Most development strategies today are based on or towards ‘the good life’ or the lifestyle modeled by affluent Western societies. According to the ‘catching-up development path’, poor countries all over the world could easily attain ‘the good life’ by “following the same path of industrialization and capital accumulation taken by Europe and the USA and Japan.” Basically they mean that they’re just behind and they need to catch up. However, history has proven that the catching up development path has never attained its desired goal. This is due to many things, but the most obvious is that underdeveloped countries have been at a disadvantage ever since colonialism.
Underdeveloped nations did not become impoverished by chance or by natural circumstances: a structured colonial system drained these countries of resources and independence which disadvantaged them almost indefinitely. They were made dependent on their metropoles and in turn lost their own social and cultural identities.
Continue reading “The Myth of How to ‘Fix’ Poverty”
This is a podcast I listened to about 3 and a half months ago, a while into my year in India and when I was feeling the full affects of post break up syndrome, homesickness, and I guess some sort of teenage angst..
The best part about this podcast was this realization that I heard while listening.. they mentioned not only about what loneliness does to a person, but also what loneliness can do for a person. Loneliness is a gift.
Listen to it here.
There is so much wisdom in every person you meet. You can’t live every life style, but you can learn so much from meeting and talking to people who’ve lived a different life than you. A 19 year old Indian medical student, an old married couple who lives three flights above you, a religious guru who you also call ‘Mata Ji’ (mom) – all of these people at different stages in their lives have some completely different insights about what happiness in life is. But there is one uniting factor among them – their attachment to their home.
Every Indian that I ask says that their country is not a happy country. They point out the gap between the rich and the poor, they point out the corruption and the instances of poverty. But interestingly enough, they all say they wouldn’t want to live anywhere else. Continue reading “The Geography of Home”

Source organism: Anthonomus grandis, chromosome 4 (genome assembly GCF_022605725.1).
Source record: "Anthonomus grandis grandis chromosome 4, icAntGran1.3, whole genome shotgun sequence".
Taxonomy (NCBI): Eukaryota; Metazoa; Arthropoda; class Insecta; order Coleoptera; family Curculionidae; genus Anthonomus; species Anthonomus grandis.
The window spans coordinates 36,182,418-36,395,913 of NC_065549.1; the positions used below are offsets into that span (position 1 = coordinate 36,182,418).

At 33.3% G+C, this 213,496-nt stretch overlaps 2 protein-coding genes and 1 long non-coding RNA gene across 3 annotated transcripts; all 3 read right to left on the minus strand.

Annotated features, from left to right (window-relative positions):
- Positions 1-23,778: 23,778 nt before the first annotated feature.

So I think I have a problem. I’m 16 with the dreams of a 22 year old, and I can’t wait those mere 63 months to pursue them. There’s nothing I want more than to get lost on a different continent, explore the ancient past and my future.
I wake up every morning and spend hours everyday dreaming of destinations and planning itineraries for unlikely trips. It’s something thats always picking my brain and straining my bank account. I deprive myself of simple luxuries at home, for the sake of putting that small currency towards my travel funds.
and then I think
Is travel really worth it? Is it really what I want? What’s so great about the rest of the world? People who live in Italy, or New York, want to get away from their homes as much as I do from my small town. Who’s to say that a treehouse in Thailand will feel any different than a plain house in Carson City? Are my dreams of the globe better than the reality of my desires?
I have so many things to do and so much to think about. I want to learn 27 languages and visit hundreds of countries. According to the rest of my species, I MUST go to college. I MUST be successful and I must be happy with ignoring what I really want to do until I’m at the ripe of 65, and retired.
HOW does this make sense? Why do people deal with this and blindly accept societies norms? Why aren’t people doing what they want to do?
People have an average of 28,325 days on Earth. The first 15 years of life (5475 days) people spend with their parents, growing and learning, attending school, and approaching adulthood. This leaves us with 23,360 days. Now think of how much time a person spends sleeping; one third of their life-span. Now we are left with 41 years. Take into account the time you’ll spend eating & drinking, working, commuting or traveling, watching TV, doing chores and shopping, caring for friends and family, bathing, going to church and charities. You’re left with 10 years. How much of your free time have you used up already? Have you gone anywhere? Have you done anything? Are you happy?
All I know is that my ten years will not be wasted. They’ll be spent seeing the world, and happily living out of a suitcase.